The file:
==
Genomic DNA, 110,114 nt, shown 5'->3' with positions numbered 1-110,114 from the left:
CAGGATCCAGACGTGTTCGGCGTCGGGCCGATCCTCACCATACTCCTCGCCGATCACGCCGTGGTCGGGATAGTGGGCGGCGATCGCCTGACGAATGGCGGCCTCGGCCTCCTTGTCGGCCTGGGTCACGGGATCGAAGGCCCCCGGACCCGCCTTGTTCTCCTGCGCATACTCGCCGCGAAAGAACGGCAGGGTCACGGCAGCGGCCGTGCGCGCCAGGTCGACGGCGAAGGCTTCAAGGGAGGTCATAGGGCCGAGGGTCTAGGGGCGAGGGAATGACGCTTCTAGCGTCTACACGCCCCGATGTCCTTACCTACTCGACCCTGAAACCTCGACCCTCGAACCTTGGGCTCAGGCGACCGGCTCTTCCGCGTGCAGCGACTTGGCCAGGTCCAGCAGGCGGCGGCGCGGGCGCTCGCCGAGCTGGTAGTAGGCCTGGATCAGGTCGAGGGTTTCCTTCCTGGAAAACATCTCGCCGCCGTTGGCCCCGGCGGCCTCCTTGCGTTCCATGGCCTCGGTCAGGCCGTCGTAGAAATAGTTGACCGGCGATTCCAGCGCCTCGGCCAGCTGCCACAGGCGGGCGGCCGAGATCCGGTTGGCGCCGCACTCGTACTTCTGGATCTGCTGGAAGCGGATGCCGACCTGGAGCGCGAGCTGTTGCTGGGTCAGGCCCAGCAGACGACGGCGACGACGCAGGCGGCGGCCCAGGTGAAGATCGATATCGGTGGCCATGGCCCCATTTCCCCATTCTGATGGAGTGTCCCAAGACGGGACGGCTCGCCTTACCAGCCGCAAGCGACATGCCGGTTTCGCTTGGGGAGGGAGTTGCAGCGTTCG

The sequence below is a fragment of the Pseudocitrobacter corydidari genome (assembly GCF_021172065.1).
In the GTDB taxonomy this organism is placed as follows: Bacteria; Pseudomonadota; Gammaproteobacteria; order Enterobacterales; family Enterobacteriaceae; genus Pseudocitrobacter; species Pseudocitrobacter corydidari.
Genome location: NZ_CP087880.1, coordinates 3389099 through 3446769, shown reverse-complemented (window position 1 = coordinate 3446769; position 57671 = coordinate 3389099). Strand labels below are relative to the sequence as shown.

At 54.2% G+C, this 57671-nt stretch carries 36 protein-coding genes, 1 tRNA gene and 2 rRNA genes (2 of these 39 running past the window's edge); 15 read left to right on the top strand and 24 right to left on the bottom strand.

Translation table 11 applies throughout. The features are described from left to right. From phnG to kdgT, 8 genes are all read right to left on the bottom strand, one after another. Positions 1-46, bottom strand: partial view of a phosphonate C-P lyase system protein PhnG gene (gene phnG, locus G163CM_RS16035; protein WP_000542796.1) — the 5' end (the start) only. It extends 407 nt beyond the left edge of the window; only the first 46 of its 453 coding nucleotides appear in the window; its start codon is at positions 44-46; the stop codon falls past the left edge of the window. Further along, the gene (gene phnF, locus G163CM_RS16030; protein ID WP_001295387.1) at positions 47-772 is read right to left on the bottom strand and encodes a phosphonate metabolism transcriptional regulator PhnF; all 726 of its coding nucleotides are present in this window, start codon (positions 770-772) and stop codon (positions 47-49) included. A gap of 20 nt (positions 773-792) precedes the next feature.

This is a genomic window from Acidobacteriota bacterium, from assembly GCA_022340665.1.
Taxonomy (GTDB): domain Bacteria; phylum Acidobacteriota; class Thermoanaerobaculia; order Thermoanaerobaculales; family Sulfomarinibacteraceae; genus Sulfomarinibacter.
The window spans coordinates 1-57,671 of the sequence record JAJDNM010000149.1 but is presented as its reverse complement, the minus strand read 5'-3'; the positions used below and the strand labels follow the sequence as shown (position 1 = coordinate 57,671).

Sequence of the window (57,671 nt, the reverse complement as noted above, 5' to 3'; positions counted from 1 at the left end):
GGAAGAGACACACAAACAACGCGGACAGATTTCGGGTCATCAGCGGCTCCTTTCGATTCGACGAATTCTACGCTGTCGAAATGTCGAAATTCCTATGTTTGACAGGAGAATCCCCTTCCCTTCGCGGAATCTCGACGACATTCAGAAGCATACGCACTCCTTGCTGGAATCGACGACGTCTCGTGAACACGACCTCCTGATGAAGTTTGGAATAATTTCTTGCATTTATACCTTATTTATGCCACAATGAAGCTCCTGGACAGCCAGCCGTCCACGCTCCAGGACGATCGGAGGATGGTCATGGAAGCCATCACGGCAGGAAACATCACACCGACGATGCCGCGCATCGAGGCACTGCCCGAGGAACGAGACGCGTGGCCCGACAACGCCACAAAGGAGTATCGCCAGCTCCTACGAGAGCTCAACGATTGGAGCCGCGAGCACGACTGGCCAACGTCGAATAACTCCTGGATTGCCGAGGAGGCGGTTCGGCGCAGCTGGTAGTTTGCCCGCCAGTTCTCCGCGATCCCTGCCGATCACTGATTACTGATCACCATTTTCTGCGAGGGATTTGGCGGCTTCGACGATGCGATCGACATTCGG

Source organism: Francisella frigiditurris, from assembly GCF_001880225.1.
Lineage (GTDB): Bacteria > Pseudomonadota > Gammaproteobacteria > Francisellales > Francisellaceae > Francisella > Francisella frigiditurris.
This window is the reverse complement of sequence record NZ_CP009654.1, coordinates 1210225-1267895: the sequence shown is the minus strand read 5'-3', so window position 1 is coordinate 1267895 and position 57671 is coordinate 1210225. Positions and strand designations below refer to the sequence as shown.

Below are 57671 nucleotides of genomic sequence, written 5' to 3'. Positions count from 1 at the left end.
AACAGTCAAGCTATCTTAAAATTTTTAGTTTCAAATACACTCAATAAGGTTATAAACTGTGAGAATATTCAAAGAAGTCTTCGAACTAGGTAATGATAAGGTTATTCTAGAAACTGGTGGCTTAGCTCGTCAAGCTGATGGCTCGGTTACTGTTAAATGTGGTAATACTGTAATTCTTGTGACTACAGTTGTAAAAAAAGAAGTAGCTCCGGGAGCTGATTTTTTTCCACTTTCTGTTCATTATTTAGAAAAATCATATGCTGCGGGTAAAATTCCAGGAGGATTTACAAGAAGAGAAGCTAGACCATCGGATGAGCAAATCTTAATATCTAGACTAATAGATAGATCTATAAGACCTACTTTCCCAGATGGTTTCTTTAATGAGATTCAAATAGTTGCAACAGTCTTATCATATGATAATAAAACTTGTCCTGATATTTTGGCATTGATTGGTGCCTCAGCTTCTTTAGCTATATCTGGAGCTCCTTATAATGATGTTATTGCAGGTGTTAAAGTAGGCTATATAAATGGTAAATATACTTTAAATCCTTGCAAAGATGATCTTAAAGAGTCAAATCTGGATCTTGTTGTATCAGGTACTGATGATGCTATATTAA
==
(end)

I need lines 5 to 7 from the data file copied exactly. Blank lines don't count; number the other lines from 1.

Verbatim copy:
Genome location: NZ_CP087880.1, coordinates 3389099 through 3446769, shown reverse-complemented (window position 1 = coordinate 3446769; position 57671 = coordinate 3389099). Strand labels below are relative to the sequence as shown.

At 54.2% G+C, this 57671-nt stretch carries 36 protein-coding genes, 1 tRNA gene and 2 rRNA genes (2 of these 39 running past the window's edge); 15 read left to right on the top strand and 24 right to left on the bottom strand.

Translation table 11 applies throughout. The features are described from left to right. From phnG to kdgT, 8 genes are all read right to left on the bottom strand, one after another. Positions 1-46, bottom strand: partial view of a phosphonate C-P lyase system protein PhnG gene (gene phnG, locus G163CM_RS16035; protein WP_000542796.1) — the 5' end (the start) only. It extends 407 nt beyond the left edge of the window; only the first 46 of its 453 coding nucleotides appear in the window; its start codon is at positions 44-46; the stop codon falls past the left edge of the window. Further along, the gene (gene phnF, locus G163CM_RS16030; protein ID WP_001295387.1) at positions 47-772 is read right to left on the bottom strand and encodes a phosphonate metabolism transcriptional regulator PhnF; all 726 of its coding nucleotides are present in this window, start codon (positions 770-772) and stop codon (positions 47-49) included. A gap of 20 nt (positions 773-792) precedes the next feature.